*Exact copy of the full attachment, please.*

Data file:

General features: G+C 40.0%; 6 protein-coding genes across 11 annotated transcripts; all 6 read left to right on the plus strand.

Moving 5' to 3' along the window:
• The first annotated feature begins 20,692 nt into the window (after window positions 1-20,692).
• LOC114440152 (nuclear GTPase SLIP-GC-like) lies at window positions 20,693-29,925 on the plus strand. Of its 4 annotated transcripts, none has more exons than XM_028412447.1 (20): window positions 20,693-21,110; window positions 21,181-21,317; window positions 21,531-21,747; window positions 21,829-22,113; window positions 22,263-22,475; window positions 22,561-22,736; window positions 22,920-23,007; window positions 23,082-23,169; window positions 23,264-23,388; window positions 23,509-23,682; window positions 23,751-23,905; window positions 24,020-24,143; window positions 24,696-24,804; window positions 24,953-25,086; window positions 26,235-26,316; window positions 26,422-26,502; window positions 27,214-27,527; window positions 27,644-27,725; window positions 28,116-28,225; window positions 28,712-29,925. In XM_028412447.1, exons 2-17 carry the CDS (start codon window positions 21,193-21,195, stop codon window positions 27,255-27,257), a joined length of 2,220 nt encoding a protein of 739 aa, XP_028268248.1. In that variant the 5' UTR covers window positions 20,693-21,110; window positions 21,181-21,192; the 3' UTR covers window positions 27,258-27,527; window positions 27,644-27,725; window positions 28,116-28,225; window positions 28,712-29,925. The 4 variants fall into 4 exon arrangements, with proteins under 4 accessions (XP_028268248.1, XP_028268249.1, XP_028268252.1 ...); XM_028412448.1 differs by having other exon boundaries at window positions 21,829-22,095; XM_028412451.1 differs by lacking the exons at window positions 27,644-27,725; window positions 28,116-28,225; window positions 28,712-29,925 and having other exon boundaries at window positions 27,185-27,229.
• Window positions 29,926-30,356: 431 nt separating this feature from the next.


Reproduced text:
General features: G+C 40.0%; 6 protein-coding genes across 11 annotated transcripts; all 6 read left to right on the plus strand.

Moving 5' to 3' along the window:
• The first annotated feature begins 20,692 nt into the window (after window positions 1-20,692).
• LOC114440152 (nuclear GTPase SLIP-GC-like) lies at window positions 20,693-29,925 on the plus strand. Of its 4 annotated transcripts, none has more exons than XM_028412447.1 (20): window positions 20,693-21,110; window positions 21,181-21,317; window positions 21,531-21,747; window positions 21,829-22,113; window positions 22,263-22,475; window positions 22,561-22,736; window positions 22,920-23,007; window positions 23,082-23,169; window positions 23,264-23,388; window positions 23,509-23,682; window positions 23,751-23,905; window positions 24,020-24,143; window positions 24,696-24,804; window positions 24,953-25,086; window positions 26,235-26,316; window positions 26,422-26,502; window positions 27,214-27,527; window positions 27,644-27,725; window positions 28,116-28,225; window positions 28,712-29,925. In XM_028412447.1, exons 2-17 carry the CDS (start codon window positions 21,193-21,195, stop codon window positions 27,255-27,257), a joined length of 2,220 nt encoding a protein of 739 aa, XP_028268248.1. In that variant the 5' UTR covers window positions 20,693-21,110; window positions 21,181-21,192; the 3' UTR covers window positions 27,258-27,527; window positions 27,644-27,725; window positions 28,116-28,225; window positions 28,712-29,925. The 4 variants fall into 4 exon arrangements, with proteins under 4 accessions (XP_028268248.1, XP_028268249.1, XP_028268252.1 ...); XM_028412448.1 differs by having other exon boundaries at window positions 21,829-22,095; XM_028412451.1 differs by lacking the exons at window positions 27,644-27,725; window positions 28,116-28,225; window positions 28,712-29,925 and having other exon boundaries at window positions 27,185-27,229.
• Window positions 29,926-30,356: 431 nt separating this feature from the next.